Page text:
Sacramento Kings

NBA page revives De'Aaron Fox trade talk. Why a verified writer says it's 'fake news'

Kings guard De'Aaron Fox hangs on the rim after dunking against the Boston Celtics on March 25 at Golden 1 Center. An unverified NBA site on Twitter says the Kings are considering trading Fox.
Kings guard De'Aaron Fox hangs on the rim after dunking against the Boston Celtics on March 25 at Golden 1 Center. An unverified NBA site on Twitter says the Kings are considering trading Fox. pkitagaki@sacbee.com

It seems some rumors won't go away. According to a prominent NBA writer, the chatter is "fake" anyway.

An NBA writer is reviving talk of a deal involving the Kings and their top pick from last year's draft.

<blockquote class="twitter-tweet" data-lang="en"><p lang="en" dir="ltr">League sources out of Boston have informed me Danny Ainge is quietly shopping Kyrie Irving. The team I’m hearing sending the strongest package is the Sacramento Kings. Deal is centered around De’Aaron Fox and the second overall pick. <a href="https://t.co/oLw5Q8NSxw">pic.twitter.com/oLw5Q8NSxw</a></p>&mdash; Chris Collins (@ChrisCNBA) <a href="https://twitter.com/ChrisCNBA/status/1004911702310313985?ref_src=twsrc%5Etfw">June 8, 2018</a></blockquote> <script async src="https://platform.twitter.com/widgets.js" charset="utf-8"></script>

Chris Collins, a writer for The Scoop NBA, says the Kings would send De'Aaron Fox, the team's top draft pick last year, and this year's No. 2 selection to the Celtics for Kyrie Irving, a five-time All-Star acquired by Boston last offseason in a trade that sent Isaiah Thomas to the Cleveland Cavaliers.

Rumors of a deal involving Fox and Irving, then with the Cavaliers, circulated last offseason, but were shot down by The Bee and NBC Sports Bay Area.

As for the new talk, Duncan Smith is having none of it — or anything the site is reporting.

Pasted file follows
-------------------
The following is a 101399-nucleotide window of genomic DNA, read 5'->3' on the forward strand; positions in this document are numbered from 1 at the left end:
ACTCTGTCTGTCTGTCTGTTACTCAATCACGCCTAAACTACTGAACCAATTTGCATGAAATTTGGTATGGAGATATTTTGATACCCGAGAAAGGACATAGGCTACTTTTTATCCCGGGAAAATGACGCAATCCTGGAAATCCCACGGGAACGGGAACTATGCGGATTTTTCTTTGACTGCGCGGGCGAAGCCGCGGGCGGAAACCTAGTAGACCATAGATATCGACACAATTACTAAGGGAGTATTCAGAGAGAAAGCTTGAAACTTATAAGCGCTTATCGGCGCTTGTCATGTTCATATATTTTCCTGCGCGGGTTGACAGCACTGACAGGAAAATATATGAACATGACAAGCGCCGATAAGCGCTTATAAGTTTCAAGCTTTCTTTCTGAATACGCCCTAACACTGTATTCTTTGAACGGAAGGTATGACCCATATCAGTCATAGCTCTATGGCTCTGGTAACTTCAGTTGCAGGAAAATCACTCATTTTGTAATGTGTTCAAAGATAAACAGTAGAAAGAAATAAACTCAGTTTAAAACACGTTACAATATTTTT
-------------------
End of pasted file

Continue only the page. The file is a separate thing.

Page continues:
Smith, a contributor for The Athletic Detroit, called The Scoop NBA "as fake as it gets."

<blockquote class="twitter-tweet" data-lang="en"><p lang="en" dir="ltr">Just so you guys know, this account and everything associated with <a href="https://twitter.com/TheScoopNBA?ref_src=twsrc%5Etfw">@TheScoopNBA</a> is as fake as fake gets. <a href="https://t.co/Qrhih5ZiEe">https://t.co/Qrhih5ZiEe</a></p>&mdash; Duncan Smith (@DuncanSmithNBA) <a href="https://twitter.com/DuncanSmithNBA/status/1006382861174308864?ref_src=twsrc%5Etfw">June 12, 2018</a></blockquote> <script async src="https://platform.twitter.com/widgets.js" charset="utf-8"></script>

He may be right. The Scoop NBA, which shows to be based out of Boston, is unverified by Twitter, had less than 400 followers as of 10:15 p.m. Monday and the earliest tweet found is dated June 9 — even though the page shows an activation date of March 2016. Also, no website for the company was found.

Collins' page had just 63 followers. Also, before June 7, there were no NBA-related tweets. However, there were multiple posts about Harambe, the gorilla killed at a Cincinnati zoo after a young boy made his way into the enclosure.

In contrast, Smith's verified Twitter account has more than 9,400 followers and has been online since May 2009.

The back-and-forth between Smith and The Scoop NBA on Twitter began Monday night. There are multiple tweets between the two pages, with Smith ultimately calling the site "fake news."

<blockquote class="twitter-tweet" data-lang="en"><p lang="en" dir="ltr">It’s not tough outing fake news. It’s pretty easy. <a href="https://t.co/sU6WHtAvO5">https://t.co/sU6WHtAvO5</a></p>&mdash; Duncan Smith (@DuncanSmithNBA) <a href="https://twitter.com/DuncanSmithNBA/status/1006387538901299200?ref_src=twsrc%5Etfw">June 12, 2018</a></blockquote> <script async src="https://platform.twitter.com/widgets.js" charset="utf-8"></script>

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